The Italian-American Citizens Club of Oyster Bay is carrying on the tradition of giving started by their grandparents. The new family-oriented St. Rocco Festival follows in the path set by the Italian-American Mutual Aid Society in 1910 that raised funds to help fellow immigrants who were here without the support services of their families.
While the only thing stopping many small communities from becoming villages is lack of zoning powers - because Nassau County law has taken that authority away from any new village that wants to be incorporated – zoning powers are still of great interest to local communities as they stabilize a neighborhood – for the good. That is why the East Norwich Civic Association has taken the stand that they want current zoning laws upheld and that is why they were concerned with two recent issues in the hamlet that involved the TOB Zoning Board of Appeals requests for variances.
The evening of Sunday, July 11 was one many will not soon forget. Made possible by the joint collaboration of the Oyster Bay Historical Society and the Roslyn Landmark Society, “An Evening at Twinight: A Collector’s Paradise” proved to be an extraordinary evening of art and philanthropy. This spectacular gala event was held at the breathtaking estate of Richard Baron Cohen, Twinight, which sits majestically on nearly six acres in Centre Island on Long Island Sound and is said to replicate the grandeur of the Petit Trianon Palace in Versailles.
Currently, Canterbury’s Oyster Bar & Grill owner Mark Fox has turned over the restaurant’s turn of the century picture gallery wall to display items from the Oyster Bay Railroad Museum’s Art and Photo Collection. The collection joins photos and cartoons of Theodore Roosevelt that appear in the Library Room at Canterbury’s. All in all, they provide a superb backdrop of classic New England Oyster House charm.
This month, customers of the Jericho Water District received emergency notification phone calls telling them of a serious drought situation and asking them not to water their lawns until they received further notification.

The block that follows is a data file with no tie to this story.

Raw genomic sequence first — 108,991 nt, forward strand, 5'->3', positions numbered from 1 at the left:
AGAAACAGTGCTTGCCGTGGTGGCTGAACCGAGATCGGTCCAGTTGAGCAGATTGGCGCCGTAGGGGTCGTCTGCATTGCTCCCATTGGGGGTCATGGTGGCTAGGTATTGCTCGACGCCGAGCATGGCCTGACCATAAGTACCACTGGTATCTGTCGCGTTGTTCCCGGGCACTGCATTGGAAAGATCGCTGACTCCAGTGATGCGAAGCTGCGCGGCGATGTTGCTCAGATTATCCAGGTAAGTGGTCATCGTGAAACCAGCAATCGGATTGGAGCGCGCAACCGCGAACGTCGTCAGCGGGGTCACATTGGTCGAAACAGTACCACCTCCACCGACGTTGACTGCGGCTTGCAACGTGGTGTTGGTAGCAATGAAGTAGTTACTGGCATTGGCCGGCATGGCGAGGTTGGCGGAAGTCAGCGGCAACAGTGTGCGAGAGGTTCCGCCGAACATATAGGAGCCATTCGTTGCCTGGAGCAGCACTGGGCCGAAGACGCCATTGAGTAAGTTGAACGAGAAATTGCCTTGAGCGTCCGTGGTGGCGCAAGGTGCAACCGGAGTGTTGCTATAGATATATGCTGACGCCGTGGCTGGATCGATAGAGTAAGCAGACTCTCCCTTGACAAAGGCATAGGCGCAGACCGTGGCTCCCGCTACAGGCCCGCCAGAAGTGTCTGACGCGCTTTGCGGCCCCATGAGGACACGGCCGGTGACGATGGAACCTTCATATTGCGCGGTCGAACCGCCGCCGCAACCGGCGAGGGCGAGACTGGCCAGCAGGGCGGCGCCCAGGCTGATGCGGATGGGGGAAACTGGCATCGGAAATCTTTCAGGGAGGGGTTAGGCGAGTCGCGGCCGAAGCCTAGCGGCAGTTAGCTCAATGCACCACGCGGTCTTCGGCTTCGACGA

It was a perfect summer night, on Thursday, June 17 as friends and supporters of the Oyster Bay Railroad Museum (OBRM) gathered at the Sagamore Yacht Club to usher in their “Fourth Annual Summer Solstice Celebration.” It also marked the launch of the Museum’s new website -www.obrm.org. The annual fundraiser actually took place four days before the major celestial event marking the longest day, and shortest night of the year. This minor anomaly, however, did nothing to dampen the spirits and enthusiasm of the guests. In attendance were new members of the OBRM Advisory Board, Lisa Ott, president of the North Shore Land Alliance and Roger Bahnik, chairman and CEO of Mill-Max Corp. Roger was joined by his wife, Lori. Town of Oyster Bay Councilman Anthony Macagnone, a staunch supporter of the Museum also joined in the festivities.
The Rotary Club of Oyster Bay held its 68th annual installation dinner at the Swan Club on Wednesday, June 30. Master of Ceremonies Chris Gallagher called the assembly of 50 to order and led the audience in the Pledge of Allegiance, followed by saying of grace from Rotarian Debra Goyena. In his opening comments, outgoing president Jim Werner commented “I have enjoyed serving my term as the president, and thankful to the board for their support. I am incredibly proud of the accomplishments that we have achieved over the last 12 months, and look forward to continuing the success under Jim Fuccio’s leadership.”
The Oyster Bay Historical Society and Roslyn Landmark Society have collaborated on what promises to become the event of the summer - “An Evening at Twinight” on Sunday, July 11.
Walk a short distance up Sandy Hill Road from Oyster Bay High School to experience a taste of Oyster Bay’s past and present, complete with glamorous estates, horses, and natural treasures. Nassau County’s Tiffany Creek Preserve, long loved for its peaceful forested trails on 45 acres west of Sandy Hill Road, contains another 155 acres across the street. These parcels were acquired by the County, with help from The Nature Conservancy, in 1992, and are made up of old growth woodlands, extensive fields, a large freshwater pond, and freshwater wetlands. The Preserve, open to the public, is crisscrossed by winding paths that can carry a walker through and around all of these habitats and over hilly terrain, from the Preserve parking area just north of Berry Hill Road to Held Pond near Cove Road. Trails are maintained by Sagamore Farms and the Telephone Pioneers and denoted by round silver and blue hiker markers.
When you think of the years of service represented by the wonderful people who will be leaving the Oyster Bay East Norwich community at the end of this school year, it is hard not become tearful. These professionals have logged over a century of experience and dedication to creating an educational environment of excellence in Oyster Bay. There are five teachers retiring and two administrators making career moves. All were posed with five questions in an effort to honor them with a fond farewell. The questions were:
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